Back in Philly, in my early youth ministry days, I had a colleague who did everything better than me.
I first got to know him because he worked at a church down the street from mine. You could have used him as the model for a youth-ministry action figure. Or a new make of Ken doll.
I’ll call him Youth Pastor Ken.*
I could spend days telling you stories about him, but here are the only two things you really need to know:
1) He was still a virgin at age twenty-eight.
2) He made this seem cool.
Youth Pastor Ken was an evangelical Presbyterian, a denomination not known for its love of fun, but he got away with all sorts of outlandish non-Presbyterian behavior because he was so darn charming.
I once caught him skateboarding INSIDE his church.
While I struggled to rally six or seven teenagers for Sunday-morning youth group, Youth Pastor Ken routinely had six dozen kids at his Wednesday-morning prayer breakfast.
At 6:30 AM.
Youth Pastor Ken, of course, was always surrounded by kids. He was GREAT with kids. He exuded confidence and cool.
He was dudely, but also sensitive. He was good at drawing and good at sports. He talked openly about his love for Jesus, and he knew all the lyrics to “Awesome God.”
Even the verses.
He had a soul patch, and he could play the guitar.
Although I was barely out of college myself, I thought he was a little bit “immature,” which was my subtle code word for “cooler than me.”
Nonetheless, it was hard not to like him.
Against a considerable set of odds, we slowly became friends.
Each of us had something to offer the other.
I teased him about his soul patch.
He teased me about being so serious all the time.
When I argued that “virginity” was a complex and highly problematic social construct that had changed considerably over the last several centuries, and asked if he wanted to borrow Hanne Blank’s then-new book on the subject, he rolled his eyes and said, “You are SO SMART.”
When he argued that the Word of God through Scripture and sermon was at least as important as the Eucharist, and complained that my church skimped on preaching, I rolled my eyes and said, “You are SO PRESBYTERIAN.”
And as I got to know him better, I came to respect a fundamental, if obvious, truth:
I am not Youth Pastor Ken.
I am bad at drawing and worse at sports. I am not sure I could pick Justin Bieber out of a police lineup.
I believe that my prayer life and my personal life are private, and I rarely talk about them with kids.
I will never be a magnetic draw to a Wednesday prayer breakfast.
I spent a long time beating myself up over things like this.
I had forgotten Paul’s handy directive to the Romans:
As in one body we have many members, and not all the members have the same function, so we, who are many, are one body in Christ, and individually we are members one of another.
We have gifts that differ according to the grace given to us: prophecy, in proportion to faith; ministry, in ministering; the teacher, in teaching; the exhorter, in exhortation; the giver, in generosity; the leader, in diligence; the compassionate, in cheerfulness.
At age 20, I did not appreciate these words at all.
I was on board with the whole body-of-Christ thing, but I wanted to be a cool member of the body.
Maybe the soul patch.
Youth Pastor Ken had all kinds of gifts that I did not: Throwing Nerf footballs in perfect spirals, in proportion to hand-eye coordination; talent, in singing; enthusiasm, in working a crowd.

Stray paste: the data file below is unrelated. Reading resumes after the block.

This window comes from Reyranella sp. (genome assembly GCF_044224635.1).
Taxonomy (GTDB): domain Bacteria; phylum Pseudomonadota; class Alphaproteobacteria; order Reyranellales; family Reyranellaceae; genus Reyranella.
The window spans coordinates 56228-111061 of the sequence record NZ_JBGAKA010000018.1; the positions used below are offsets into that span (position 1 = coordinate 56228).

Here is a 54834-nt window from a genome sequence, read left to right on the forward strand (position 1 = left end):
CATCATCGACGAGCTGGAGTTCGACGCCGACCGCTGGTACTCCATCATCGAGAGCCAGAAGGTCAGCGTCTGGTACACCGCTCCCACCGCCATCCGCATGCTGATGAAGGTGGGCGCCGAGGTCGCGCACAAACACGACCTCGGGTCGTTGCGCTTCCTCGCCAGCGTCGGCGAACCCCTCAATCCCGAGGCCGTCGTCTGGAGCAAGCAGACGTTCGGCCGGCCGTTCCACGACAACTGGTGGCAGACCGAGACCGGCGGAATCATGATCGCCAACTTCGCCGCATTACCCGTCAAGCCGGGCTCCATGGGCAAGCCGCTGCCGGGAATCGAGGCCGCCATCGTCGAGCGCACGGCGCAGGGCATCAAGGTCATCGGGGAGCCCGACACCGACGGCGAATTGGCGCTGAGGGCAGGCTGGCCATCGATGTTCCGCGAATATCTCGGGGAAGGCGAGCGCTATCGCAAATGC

The more we worked together, though, the more I realized something else:
I had some complementary gifts.
You know, according to the grace given to me.
And I came to believe that quiet, unhip types have a place in youth ministry, too.
While Youth Pastor Ken was a magnet for good-looking athletes, I noticed that I had become the favorite of a very different group of teens: The anxious and awkward ones, the loners, the kind who carried around little notebooks and filled them with sad poems.
Kids told him their best funny stories, and found me when they were hurt, scared, or sick.
This is not to say that kids didn’t trust him. To the contrary, plenty of teenagers who were in real trouble — who were facing abuse, or depression, or pregnancy scares — went straight to Youth Pastor Ken.
But you know how I know?
Because when Youth Pastor Ken wasn’t sure how to help them, he came straight to me.
He’d send me one-line text messages:
I have a girl who I think should talk to you.
Can’t get CYS [Children & Youth Services] to call me back.
What do you know about cutting?
I would glance at the words and then call him back, because these were the days when text messaging was still a relative novelty, and it drove me crazy to peck out an answer on the flat plastic buttons of my ten-key phone.
Tell me what she said to you.
Let’s find him a place to stay tonight.
Do you know the caseworker’s name?
I didn’t know it at the time, but Youth Pastor Ken was helping me find my calling.
Now, a little older and maybe even a little wiser, I have accepted that no amount of prayer, no sudden insight, no workshop or magazine article or trance state is going to give me a different personality.
I will never be a standout football-thrower or worship leader.
And I would look silly with a soul patch.
I can, however, cultivate my own little garden of gifts as a problem-solver, thinker, and listener.
I still have my days when I wish I could ride a skateboard or play the guitar.
Here’s the thing, though:
The world doesn’t need another Youth Pastor Ken.
It already has one.
And, all things considered, being me is pretty good too.
*Youth Pastor Ken is a composite of many fine youth workers I have known, though each element of this story is true.